- March 7th in the BCP (Perpetua and her Companions, Martyrs at Carthage, 202) counts as 1 commemoration consisting of 1 named individual (a woman) and an unspecified number of companions. Even though Felicitas is one of Perpetua’s well-known companions, she can’t be tallied due to her absence from the entry.
- Feasts of Our Lord: I’ve tallied these as events. However, as Our Lord became incarnate as a male, I’m going back and forth on this one. To be consistent, I suppose I should count these as both events and as 1 named (male) individual.
- Exaltation of the Cross: This is a commemoration but not of a person (or even an event). It counts as a commemoration but not a gendered named individual.
- Angels: Church tradition regards angels as male—certainly naming conventions (Michael, Raphael, etc.) do—so without going into the question of the gender of angels, these will be tallied as male.
This one is fairly straight-forward, but is complicated by a few marginal cases. I take this to mean not just whether a person has been ordained but whether they are officially recognized as an authority figure in whatever ecclesial body they happen to be part of. Thus, even lay monastics (like Benedict) should be recognized as not being “laity” in the strictest sense. The categories I’m using are “bishop,” “priest” (read broadly as recognized presbyters), “deacon,” “religious,” “lay person.”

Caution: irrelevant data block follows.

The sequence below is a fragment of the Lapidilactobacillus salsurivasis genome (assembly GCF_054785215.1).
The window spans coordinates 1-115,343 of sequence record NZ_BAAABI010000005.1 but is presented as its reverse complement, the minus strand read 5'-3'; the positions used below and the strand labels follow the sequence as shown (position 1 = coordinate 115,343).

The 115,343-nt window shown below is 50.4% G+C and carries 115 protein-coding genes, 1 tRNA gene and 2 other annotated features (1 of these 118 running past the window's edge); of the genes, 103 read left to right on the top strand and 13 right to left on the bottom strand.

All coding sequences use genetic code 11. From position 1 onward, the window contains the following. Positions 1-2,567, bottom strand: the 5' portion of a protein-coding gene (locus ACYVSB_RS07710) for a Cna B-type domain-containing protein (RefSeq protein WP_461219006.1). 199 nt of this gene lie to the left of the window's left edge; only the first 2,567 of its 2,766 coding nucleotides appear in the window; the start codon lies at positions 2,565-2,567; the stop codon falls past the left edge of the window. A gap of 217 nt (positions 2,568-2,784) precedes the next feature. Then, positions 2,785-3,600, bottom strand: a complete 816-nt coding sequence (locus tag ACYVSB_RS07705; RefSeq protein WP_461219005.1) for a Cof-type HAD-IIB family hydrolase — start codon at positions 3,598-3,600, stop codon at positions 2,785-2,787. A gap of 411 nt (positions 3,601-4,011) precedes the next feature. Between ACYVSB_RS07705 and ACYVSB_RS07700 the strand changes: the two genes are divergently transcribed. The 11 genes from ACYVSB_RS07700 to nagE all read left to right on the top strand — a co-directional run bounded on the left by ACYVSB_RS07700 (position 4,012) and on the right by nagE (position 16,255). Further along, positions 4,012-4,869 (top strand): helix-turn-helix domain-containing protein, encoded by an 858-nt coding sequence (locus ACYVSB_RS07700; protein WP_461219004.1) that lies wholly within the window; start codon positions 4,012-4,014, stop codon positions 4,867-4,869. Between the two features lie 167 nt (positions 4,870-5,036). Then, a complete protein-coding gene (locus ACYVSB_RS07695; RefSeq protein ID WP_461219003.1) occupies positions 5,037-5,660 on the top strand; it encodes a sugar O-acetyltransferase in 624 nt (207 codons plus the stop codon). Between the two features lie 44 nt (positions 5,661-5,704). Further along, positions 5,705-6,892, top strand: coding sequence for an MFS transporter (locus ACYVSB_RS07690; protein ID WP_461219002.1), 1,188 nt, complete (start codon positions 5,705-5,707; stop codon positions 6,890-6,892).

Questionable cases would include:
- Bernard Mizeki, Catechist and Martyr in Mashonaland, 1896: What should be done with “Catechist”? As far as I know it’s not an ordained position, so despite it being an ecclesial recognition, I’m going with “lay.”
- Lillian Trasher, Missionary in Egypt, 1961: Lillian was the preacher and leader of her Pentecostal church before heading off to Egypt to do her missionary work. She goes in the “priest” column.
- Charlotte Diggs (Lottie) Moon, Missionary in China, 1912: A school builder and evangelist, she was Southern Baptist. The church did appoint her as a missionary but (obviously) didn’t/couldn’t/wouldn’t recognize her as ordained so she goes in the “lay” column.
- Apostles: Following church tradition, I’ve tallied these as bishops.